The generally specified amount is about 1/3 of a cup of yeast slurry into a 20 litre/5 gallon batch - so maybe 25ml, more?. This is all very rough, because you can never be sure of the concentration or viability of the yeast without putting it under a microscope. It's difficult to pitch too much yeast at the home brew level though, so I'd err on the side of more yeast.
If a "St-Peters cream" stout is a high-alcohol and therefore hard-work environment for the yeast, it may not be very healthy after fermentation. So if you just fermented a super-double-mega-imperial-table-beer, then maybe don't re-use the yeast.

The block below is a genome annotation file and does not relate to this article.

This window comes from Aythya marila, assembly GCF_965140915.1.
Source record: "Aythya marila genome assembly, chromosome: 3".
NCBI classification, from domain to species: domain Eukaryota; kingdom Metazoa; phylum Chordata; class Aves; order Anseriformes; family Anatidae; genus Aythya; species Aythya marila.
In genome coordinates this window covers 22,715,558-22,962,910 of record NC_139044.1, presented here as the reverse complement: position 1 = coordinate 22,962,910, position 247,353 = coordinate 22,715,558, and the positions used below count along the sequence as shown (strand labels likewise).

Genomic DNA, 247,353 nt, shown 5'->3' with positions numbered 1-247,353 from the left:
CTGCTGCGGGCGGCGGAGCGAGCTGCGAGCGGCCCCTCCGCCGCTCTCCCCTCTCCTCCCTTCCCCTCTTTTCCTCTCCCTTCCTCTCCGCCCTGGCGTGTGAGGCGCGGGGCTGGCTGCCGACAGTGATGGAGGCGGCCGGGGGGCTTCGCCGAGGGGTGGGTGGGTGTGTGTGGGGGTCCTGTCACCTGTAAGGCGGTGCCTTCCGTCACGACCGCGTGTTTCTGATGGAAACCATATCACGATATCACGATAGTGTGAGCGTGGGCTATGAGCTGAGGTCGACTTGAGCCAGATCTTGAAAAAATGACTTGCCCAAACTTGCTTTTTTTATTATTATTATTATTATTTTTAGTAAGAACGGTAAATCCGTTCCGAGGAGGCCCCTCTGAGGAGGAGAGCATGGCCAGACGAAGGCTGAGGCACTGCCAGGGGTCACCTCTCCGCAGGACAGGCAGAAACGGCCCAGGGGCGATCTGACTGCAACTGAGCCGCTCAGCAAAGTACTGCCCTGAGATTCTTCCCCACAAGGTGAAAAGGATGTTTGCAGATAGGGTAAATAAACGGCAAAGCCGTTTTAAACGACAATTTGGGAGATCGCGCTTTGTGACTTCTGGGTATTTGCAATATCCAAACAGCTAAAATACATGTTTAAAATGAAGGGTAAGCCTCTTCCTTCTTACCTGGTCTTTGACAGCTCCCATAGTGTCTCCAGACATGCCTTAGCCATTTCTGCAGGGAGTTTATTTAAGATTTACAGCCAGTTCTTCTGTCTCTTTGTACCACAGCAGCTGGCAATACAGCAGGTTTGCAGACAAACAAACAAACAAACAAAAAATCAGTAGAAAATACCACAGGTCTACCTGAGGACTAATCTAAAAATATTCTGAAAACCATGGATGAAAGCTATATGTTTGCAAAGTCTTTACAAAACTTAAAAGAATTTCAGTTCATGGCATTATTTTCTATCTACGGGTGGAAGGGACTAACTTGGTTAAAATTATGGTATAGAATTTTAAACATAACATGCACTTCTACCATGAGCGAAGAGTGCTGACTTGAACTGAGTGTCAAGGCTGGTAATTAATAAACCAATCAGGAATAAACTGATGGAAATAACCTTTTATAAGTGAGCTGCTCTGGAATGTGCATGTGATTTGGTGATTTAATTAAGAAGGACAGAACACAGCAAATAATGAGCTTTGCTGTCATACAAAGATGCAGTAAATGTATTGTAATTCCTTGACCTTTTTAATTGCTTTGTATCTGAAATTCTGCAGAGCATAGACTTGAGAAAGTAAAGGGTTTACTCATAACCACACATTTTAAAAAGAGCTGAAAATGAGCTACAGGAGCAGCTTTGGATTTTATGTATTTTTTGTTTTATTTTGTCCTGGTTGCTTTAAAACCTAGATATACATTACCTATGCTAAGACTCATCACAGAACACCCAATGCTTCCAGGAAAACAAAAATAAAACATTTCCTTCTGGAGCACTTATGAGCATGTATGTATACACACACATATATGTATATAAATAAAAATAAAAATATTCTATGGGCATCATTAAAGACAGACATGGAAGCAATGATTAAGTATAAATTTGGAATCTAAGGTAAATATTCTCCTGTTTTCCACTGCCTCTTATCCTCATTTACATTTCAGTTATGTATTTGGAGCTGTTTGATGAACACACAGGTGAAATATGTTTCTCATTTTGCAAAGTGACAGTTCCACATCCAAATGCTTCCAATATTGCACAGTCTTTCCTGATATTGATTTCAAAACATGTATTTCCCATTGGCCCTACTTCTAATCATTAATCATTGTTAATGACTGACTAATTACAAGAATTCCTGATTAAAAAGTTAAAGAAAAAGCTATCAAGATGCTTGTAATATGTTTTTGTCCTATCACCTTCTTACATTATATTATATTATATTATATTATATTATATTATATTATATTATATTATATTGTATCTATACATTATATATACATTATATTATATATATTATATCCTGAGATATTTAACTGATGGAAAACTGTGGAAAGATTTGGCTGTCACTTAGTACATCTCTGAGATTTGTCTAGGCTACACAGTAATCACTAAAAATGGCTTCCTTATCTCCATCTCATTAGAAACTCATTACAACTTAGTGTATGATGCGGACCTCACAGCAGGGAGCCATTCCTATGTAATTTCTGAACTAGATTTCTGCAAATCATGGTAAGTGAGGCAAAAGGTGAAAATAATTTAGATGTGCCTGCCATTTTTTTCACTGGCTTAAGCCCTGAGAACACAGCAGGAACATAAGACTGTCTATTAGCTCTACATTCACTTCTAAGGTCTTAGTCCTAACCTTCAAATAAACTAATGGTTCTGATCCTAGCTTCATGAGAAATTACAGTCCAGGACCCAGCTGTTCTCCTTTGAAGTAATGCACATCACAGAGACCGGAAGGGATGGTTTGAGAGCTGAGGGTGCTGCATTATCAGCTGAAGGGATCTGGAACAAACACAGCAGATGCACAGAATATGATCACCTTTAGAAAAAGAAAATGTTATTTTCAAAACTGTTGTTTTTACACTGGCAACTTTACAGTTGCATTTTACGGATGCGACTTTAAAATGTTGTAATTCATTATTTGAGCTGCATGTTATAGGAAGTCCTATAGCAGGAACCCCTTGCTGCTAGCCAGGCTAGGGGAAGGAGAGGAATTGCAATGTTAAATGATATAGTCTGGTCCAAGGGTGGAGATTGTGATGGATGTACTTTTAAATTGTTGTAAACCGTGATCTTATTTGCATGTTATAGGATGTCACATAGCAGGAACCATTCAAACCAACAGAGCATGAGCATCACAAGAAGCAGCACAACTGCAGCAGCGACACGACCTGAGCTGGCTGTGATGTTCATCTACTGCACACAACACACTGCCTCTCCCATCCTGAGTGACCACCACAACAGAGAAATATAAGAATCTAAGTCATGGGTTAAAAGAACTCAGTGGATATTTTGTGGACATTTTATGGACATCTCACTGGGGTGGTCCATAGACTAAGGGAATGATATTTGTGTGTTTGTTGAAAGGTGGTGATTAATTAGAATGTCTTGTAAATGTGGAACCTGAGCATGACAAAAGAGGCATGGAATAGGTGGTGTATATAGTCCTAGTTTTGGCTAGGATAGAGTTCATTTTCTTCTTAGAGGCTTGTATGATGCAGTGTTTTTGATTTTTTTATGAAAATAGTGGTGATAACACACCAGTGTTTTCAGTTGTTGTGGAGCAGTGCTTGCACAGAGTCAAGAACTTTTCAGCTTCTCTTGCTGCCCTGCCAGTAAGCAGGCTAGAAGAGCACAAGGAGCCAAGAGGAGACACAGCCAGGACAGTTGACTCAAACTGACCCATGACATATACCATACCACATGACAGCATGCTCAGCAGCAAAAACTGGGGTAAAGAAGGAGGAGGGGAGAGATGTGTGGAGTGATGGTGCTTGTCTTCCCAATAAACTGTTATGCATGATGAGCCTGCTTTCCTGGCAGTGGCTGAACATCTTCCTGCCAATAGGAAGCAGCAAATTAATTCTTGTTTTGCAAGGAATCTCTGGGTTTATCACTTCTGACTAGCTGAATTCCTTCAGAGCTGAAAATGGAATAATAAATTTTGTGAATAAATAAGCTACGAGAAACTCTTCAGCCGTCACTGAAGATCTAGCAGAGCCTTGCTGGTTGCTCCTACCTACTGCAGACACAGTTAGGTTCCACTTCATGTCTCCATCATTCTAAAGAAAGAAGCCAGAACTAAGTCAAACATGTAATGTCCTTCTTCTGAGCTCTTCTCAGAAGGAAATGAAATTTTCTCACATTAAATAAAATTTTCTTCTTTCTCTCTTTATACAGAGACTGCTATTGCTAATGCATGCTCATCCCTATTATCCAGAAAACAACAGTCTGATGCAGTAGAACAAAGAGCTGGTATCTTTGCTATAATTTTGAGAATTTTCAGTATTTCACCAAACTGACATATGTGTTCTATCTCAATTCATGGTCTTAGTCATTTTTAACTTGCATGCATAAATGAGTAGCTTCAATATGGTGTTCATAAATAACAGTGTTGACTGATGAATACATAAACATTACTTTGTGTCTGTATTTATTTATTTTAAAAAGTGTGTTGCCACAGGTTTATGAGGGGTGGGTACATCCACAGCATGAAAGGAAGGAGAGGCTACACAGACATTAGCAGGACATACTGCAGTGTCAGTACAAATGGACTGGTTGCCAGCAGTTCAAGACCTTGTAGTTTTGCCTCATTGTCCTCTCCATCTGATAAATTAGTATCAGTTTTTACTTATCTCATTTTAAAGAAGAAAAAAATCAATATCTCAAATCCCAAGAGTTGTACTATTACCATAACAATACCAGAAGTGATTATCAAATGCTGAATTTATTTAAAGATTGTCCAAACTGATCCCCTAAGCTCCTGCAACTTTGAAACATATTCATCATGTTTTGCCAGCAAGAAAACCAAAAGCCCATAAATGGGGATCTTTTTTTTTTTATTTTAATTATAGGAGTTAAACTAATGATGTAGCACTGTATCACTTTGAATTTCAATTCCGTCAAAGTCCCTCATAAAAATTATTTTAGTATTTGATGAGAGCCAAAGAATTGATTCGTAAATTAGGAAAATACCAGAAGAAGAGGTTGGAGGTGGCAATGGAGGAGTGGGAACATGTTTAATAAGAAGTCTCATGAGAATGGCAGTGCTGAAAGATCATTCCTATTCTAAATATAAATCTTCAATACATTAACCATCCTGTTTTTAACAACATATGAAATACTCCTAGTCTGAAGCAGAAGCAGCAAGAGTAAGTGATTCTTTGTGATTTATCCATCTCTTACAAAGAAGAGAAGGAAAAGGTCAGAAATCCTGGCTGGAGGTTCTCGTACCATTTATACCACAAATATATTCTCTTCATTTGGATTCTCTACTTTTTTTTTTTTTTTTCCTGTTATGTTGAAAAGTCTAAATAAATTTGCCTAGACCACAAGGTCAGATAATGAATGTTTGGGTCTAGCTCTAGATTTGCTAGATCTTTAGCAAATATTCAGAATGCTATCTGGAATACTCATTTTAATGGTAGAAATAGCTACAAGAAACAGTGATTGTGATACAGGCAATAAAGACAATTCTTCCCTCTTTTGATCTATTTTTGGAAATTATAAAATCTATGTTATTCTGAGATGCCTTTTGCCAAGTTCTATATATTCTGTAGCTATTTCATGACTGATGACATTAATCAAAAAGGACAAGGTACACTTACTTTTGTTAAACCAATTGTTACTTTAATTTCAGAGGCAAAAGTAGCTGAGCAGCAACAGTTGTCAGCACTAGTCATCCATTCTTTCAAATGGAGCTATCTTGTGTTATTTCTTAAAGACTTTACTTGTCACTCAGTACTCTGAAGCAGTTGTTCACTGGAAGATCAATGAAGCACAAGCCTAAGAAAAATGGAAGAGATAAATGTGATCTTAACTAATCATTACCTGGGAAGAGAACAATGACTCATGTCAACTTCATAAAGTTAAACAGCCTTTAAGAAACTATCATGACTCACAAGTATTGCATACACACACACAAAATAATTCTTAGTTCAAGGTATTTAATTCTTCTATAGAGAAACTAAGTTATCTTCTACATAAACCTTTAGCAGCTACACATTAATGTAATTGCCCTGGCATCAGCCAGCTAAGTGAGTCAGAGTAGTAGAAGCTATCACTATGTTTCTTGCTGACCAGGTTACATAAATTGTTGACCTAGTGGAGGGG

As long as you can maintain a sanitary environment, there's no reason not to re-pitch healthy yeast. If your cream stout tastes weird at all, I would certainly not re-use the yeast then. Taste the beer before pitching its yeast.
I believe the "amount of time" you are referring to, is the post-pitch "lag phase" where the yeast is initially multiplying (and creating the bulk of the esters/flavours), before fermentation becomes noticeably vigorous. Pitching a good amount of healthy yeast will reduce this time.